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Local News

  • Law would keep fast lane from slowing down

    RICHMOND — One of the quickest proposals to emerge for the 2014 General Assembly tells slow drivers to stay out of the left interstate lane.
    Early filings from Del. Israel O’Quinn (R-5th District), who represents Grayson County, authored House Bill 51.
    The proposal adds a line into the section of state law covering minimum speed limits, according to a filing made Dec. 3.
    No person shall operate a motor vehicle “at less than the posted maximum speed limit in the left-most lane of any interstate highway,” according to the text of HB 51.

  • Galax must come up with stormwater funding plan

    By SHAINA STOCKTON, Staff
    City officials are still reviewing options for a new stormwater program that is required of all state localities by next summer.
    Carolyn Howard of Draper-Aden Associates paid a visit to Galax City Council in November, where she proposed a utility fee for city residents to cover the costs of the Virginia Stormwater Management Program (VSMP). This fee would not only pay for the project, but it would also allow city workers to repair and strengthen an aging stormwater system.

  • Women's shelter in the works

    The Galax Hope House of the Good Shepherd, a faith-based ministry that offers a men’s shelter and a variety of other services to anyone in need, will soon have a refuge for women, as well.
    Construction on a new women’s shelter has been confirmed by the group, and they are hoping to have it finished and ready for occupants by March 2014. At this time, crews and volunteers are working to bring the three-bedroom house up to code.

  • Governor proposes mental health reforms

    RICHMOND — Gov. Bob McDonnell plans to revamp Virginia’s mental health system by lengthening the time a person in crisis can be held for evaluation, providing $38 million more for support services over two years, and creating a task force to recommend changes in the aftermath of a shocking tragedy.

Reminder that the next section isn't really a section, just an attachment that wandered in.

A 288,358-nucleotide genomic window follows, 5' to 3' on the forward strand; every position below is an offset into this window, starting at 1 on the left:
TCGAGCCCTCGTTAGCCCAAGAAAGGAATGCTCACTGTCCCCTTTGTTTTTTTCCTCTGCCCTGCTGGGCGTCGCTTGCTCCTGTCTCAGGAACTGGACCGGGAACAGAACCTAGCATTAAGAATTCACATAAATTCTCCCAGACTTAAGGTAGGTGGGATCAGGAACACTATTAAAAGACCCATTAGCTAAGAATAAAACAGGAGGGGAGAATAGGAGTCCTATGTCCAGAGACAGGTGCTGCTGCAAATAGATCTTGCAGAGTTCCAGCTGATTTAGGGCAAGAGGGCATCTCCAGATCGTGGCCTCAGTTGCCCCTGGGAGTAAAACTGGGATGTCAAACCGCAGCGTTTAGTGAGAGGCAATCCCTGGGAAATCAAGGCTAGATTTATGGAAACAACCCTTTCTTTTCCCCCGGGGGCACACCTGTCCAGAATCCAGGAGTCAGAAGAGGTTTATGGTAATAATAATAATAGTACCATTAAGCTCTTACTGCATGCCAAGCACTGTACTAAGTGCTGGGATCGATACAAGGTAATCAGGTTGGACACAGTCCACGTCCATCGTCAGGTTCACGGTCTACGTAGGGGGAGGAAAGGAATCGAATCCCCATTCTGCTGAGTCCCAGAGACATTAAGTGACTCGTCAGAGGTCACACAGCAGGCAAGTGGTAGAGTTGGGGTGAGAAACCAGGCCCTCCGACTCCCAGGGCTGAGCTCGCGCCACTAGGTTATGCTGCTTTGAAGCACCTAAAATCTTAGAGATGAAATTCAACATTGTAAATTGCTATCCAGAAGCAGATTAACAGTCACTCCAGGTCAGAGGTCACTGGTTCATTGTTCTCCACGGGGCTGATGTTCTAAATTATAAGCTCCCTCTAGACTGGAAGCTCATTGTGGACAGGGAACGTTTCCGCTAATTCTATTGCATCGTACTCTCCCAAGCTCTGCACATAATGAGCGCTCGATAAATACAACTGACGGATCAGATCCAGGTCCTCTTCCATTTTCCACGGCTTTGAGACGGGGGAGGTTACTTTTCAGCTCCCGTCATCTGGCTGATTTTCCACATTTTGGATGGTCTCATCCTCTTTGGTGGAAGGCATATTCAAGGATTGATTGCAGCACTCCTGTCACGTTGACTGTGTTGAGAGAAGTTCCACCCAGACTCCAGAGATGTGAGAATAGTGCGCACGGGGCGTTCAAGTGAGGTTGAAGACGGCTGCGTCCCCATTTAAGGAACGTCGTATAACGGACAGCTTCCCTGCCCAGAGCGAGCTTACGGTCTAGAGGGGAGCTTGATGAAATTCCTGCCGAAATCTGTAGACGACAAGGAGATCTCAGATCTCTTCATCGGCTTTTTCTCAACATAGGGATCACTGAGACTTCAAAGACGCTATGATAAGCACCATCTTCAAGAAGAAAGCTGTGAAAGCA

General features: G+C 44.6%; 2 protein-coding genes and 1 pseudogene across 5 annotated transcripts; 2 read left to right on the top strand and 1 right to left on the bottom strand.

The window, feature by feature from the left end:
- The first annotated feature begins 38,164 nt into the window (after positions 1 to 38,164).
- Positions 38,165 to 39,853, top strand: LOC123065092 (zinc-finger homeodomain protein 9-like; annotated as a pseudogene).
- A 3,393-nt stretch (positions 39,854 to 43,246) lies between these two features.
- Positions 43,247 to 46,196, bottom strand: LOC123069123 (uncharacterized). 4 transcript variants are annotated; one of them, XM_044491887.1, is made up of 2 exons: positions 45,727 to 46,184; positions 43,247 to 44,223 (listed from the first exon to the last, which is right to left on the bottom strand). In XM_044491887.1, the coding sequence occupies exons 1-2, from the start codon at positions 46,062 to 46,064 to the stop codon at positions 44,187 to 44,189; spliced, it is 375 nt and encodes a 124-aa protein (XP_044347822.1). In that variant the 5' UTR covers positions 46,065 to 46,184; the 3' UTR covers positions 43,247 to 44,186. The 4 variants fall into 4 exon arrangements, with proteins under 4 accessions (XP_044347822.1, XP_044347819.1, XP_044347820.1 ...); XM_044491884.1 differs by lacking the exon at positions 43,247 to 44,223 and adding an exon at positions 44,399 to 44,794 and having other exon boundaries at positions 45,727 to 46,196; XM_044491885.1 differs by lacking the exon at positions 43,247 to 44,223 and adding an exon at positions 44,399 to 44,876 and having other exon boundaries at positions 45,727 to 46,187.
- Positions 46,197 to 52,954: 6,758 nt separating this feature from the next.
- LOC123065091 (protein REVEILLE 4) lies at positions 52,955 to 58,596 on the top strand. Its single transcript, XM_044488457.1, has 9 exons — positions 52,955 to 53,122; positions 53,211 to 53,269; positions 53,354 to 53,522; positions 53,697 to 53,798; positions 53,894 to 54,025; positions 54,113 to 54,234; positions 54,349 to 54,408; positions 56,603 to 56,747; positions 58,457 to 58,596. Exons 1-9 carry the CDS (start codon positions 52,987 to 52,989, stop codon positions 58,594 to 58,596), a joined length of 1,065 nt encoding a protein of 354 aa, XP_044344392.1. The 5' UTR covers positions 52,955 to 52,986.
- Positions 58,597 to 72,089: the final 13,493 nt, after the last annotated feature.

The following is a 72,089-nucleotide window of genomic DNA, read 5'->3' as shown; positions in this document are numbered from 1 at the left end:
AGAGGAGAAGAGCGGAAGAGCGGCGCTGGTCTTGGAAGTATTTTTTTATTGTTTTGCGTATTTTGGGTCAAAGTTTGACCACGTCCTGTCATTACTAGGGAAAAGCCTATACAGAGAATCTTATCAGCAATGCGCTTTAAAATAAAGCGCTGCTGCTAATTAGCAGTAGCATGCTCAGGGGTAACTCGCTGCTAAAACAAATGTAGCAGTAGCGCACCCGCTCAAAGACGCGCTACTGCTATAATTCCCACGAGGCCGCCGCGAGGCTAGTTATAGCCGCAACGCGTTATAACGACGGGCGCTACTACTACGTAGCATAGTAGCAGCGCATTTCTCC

He announced those plans Tuesday during a news conference held weeks after the son of state Sen. Creigh Deeds stabbed his father before taking his own life at their Bath County home on the morning of Nov. 19.

  • Federal agency refuses to return money to Carroll

    HILLSVILLE — Rural Development officials, after clawing back approximately $280,000 from the Fancy Gap sewer project for an overlooked environmental report, have so far refused to return the money to the Carroll Public Service Authority.
    After the authority members went into a closed session at their regular December meeting on Monday to discuss the situation with Rural Development, they talked about continuing their appeal to the federal funding agency.

  • Firefighters quell explosion at Turman Hardwood Flooring

    The Galax Volunteer Fire Department was called to an explosion at Turman Hardwood Flooring on Boyer Road in the city at 10:29 p.m. last Thursday evening.

  • Galax takes first swing at golf cart ordinance

    Galax City Council members are not sure if a proposed golf cart ordinance would be beneficial to the community, but they are exploring the possibility of allowing carts in smaller sections within the city limits, such as downtown.
    Council members heard recommendations from Galax Police Chief Rick Clark, a member of the Traffic Safety Committee, about a golf cart ordinance at their Monday night meeting. If approved, the ordinance would allow golf carts on any approved road within the city limits.

  • Foster home, water park proposed for mill site

    FRIES — After being on the market as a potential business location for years, the old Washington Mill property in Fries is now being considered as a potential location for a children’s foster home and water park, after a citizen approached Fries Town Council with the building plans last Tuesday.
    Catrinna Shupe, a resident of Fries who takes care of foster children, asked for the council’s blessing and support to proceed with her vision of creating “Kiddie Cats Cove.”

  • Va. highway projects face legislative roadblocks

    RICHMOND — A fight over landmark road funding legislation resolved late in this year’s General Assembly term evidently was just the opening round as two bills were prefiled last month seeking to take away some, or all, of its revenue.
    The transportation plan added a method for raising another $40 million for U.S. 58 projects. If passed, the bills could take away the funding mechanisms that would have provided that money.

  • Local tree growers resist rot

    INDEPENDENCE — The elevations and steep slopes of Grayson County, Virginia’s most fertile ground for Christmas tree growing, provides local farmers with a “competitive advantage” over other places in the United States, according to information from the Virginia Cooperative Extension.